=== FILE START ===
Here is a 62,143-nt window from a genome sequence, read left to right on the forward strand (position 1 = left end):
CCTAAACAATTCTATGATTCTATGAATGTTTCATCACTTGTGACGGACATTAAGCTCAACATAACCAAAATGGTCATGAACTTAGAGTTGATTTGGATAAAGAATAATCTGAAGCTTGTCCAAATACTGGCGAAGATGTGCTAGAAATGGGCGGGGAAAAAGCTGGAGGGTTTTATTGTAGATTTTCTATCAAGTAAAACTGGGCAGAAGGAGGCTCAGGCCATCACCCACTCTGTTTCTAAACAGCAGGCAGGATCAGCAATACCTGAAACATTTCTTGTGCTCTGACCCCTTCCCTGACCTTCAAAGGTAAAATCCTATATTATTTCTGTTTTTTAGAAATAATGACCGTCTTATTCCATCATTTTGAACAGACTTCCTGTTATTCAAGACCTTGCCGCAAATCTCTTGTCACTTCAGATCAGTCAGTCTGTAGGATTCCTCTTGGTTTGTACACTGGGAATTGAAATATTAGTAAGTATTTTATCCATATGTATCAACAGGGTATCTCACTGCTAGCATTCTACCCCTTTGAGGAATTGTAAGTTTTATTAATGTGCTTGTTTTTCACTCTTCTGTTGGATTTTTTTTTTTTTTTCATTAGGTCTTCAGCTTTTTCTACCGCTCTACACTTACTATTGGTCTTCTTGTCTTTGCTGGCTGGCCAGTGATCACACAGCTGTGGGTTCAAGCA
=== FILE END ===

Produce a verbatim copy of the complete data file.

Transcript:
Here is a 62,143-nt window from a genome sequence, read left to right on the forward strand (position 1 = left end):
CCTAAACAATTCTATGATTCTATGAATGTTTCATCACTTGTGACGGACATTAAGCTCAACATAACCAAAATGGTCATGAACTTAGAGTTGATTTGGATAAAGAATAATCTGAAGCTTGTCCAAATACTGGCGAAGATGTGCTAGAAATGGGCGGGGAAAAAGCTGGAGGGTTTTATTGTAGATTTTCTATCAAGTAAAACTGGGCAGAAGGAGGCTCAGGCCATCACCCACTCTGTTTCTAAACAGCAGGCAGGATCAGCAATACCTGAAACATTTCTTGTGCTCTGACCCCTTCCCTGACCTTCAAAGGTAAAATCCTATATTATTTCTGTTTTTTAGAAATAATGACCGTCTTATTCCATCATTTTGAACAGACTTCCTGTTATTCAAGACCTTGCCGCAAATCTCTTGTCACTTCAGATCAGTCAGTCTGTAGGATTCCTCTTGGTTTGTACACTGGGAATTGAAATATTAGTAAGTATTTTATCCATATGTATCAACAGGGTATCTCACTGCTAGCATTCTACCCCTTTGAGGAATTGTAAGTTTTATTAATGTGCTTGTTTTTCACTCTTCTGTTGGATTTTTTTTTTTTTTTCATTAGGTCTTCAGCTTTTTCTACCGCTCTACACTTACTATTGGTCTTCTTGTCTTTGCTGGCTGGCCAGTGATCACACAGCTGTGGGTTCAAGCA